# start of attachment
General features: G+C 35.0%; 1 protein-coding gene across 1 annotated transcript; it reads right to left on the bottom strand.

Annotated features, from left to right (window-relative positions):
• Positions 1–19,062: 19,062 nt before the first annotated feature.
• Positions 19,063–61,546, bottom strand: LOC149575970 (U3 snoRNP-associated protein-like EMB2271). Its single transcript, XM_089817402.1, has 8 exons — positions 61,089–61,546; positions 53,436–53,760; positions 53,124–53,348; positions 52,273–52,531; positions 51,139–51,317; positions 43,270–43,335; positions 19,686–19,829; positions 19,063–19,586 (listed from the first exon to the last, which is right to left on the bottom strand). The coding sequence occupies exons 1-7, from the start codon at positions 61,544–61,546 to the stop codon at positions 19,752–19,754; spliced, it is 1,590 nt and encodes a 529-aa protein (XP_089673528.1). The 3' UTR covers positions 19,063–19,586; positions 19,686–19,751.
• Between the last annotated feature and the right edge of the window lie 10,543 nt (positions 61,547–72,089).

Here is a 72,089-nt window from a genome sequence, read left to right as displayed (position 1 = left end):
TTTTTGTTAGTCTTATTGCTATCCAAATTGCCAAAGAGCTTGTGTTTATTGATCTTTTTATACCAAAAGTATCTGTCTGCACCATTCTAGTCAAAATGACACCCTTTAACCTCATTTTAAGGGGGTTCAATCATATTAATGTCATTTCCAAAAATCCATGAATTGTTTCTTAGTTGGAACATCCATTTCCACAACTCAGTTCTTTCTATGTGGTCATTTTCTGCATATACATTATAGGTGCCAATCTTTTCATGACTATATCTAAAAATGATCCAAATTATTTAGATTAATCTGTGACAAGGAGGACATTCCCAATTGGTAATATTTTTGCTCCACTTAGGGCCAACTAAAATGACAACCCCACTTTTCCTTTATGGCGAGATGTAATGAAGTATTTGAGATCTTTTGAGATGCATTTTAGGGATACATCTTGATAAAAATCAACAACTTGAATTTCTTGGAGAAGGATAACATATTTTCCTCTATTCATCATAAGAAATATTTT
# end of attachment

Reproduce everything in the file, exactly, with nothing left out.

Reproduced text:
General features: G+C 35.0%; 1 protein-coding gene across 1 annotated transcript; it reads right to left on the bottom strand.

Annotated features, from left to right (window-relative positions):
• Positions 1–19,062: 19,062 nt before the first annotated feature.
• Positions 19,063–61,546, bottom strand: LOC149575970 (U3 snoRNP-associated protein-like EMB2271). Its single transcript, XM_089817402.1, has 8 exons — positions 61,089–61,546; positions 53,436–53,760; positions 53,124–53,348; positions 52,273–52,531; positions 51,139–51,317; positions 43,270–43,335; positions 19,686–19,829; positions 19,063–19,586 (listed from the first exon to the last, which is right to left on the bottom strand). The coding sequence occupies exons 1-7, from the start codon at positions 61,544–61,546 to the stop codon at positions 19,752–19,754; spliced, it is 1,590 nt and encodes a 529-aa protein (XP_089673528.1). The 3' UTR covers positions 19,063–19,586; positions 19,686–19,751.
• Between the last annotated feature and the right edge of the window lie 10,543 nt (positions 61,547–72,089).

Here is a 72,089-nt window from a genome sequence, read left to right as displayed (position 1 = left end):
TTTTTGTTAGTCTTATTGCTATCCAAATTGCCAAAGAGCTTGTGTTTATTGATCTTTTTATACCAAAAGTATCTGTCTGCACCATTCTAGTCAAAATGACACCCTTTAACCTCATTTTAAGGGGGTTCAATCATATTAATGTCATTTCCAAAAATCCATGAATTGTTTCTTAGTTGGAACATCCATTTCCACAACTCAGTTCTTTCTATGTGGTCATTTTCTGCATATACATTATAGGTGCCAATCTTTTCATGACTATATCTAAAAATGATCCAAATTATTTAGATTAATCTGTGACAAGGAGGACATTCCCAATTGGTAATATTTTTGCTCCACTTAGGGCCAACTAAAATGACAACCCCACTTTTCCTTTATGGCGAGATGTAATGAAGTATTTGAGATCTTTTGAGATGCATTTTAGGGATACATCTTGATAAAAATCAACAACTTGAATTTCTTGGAGAAGGATAACATATTTTCCTCTATTCATCATAAGAAATATTTT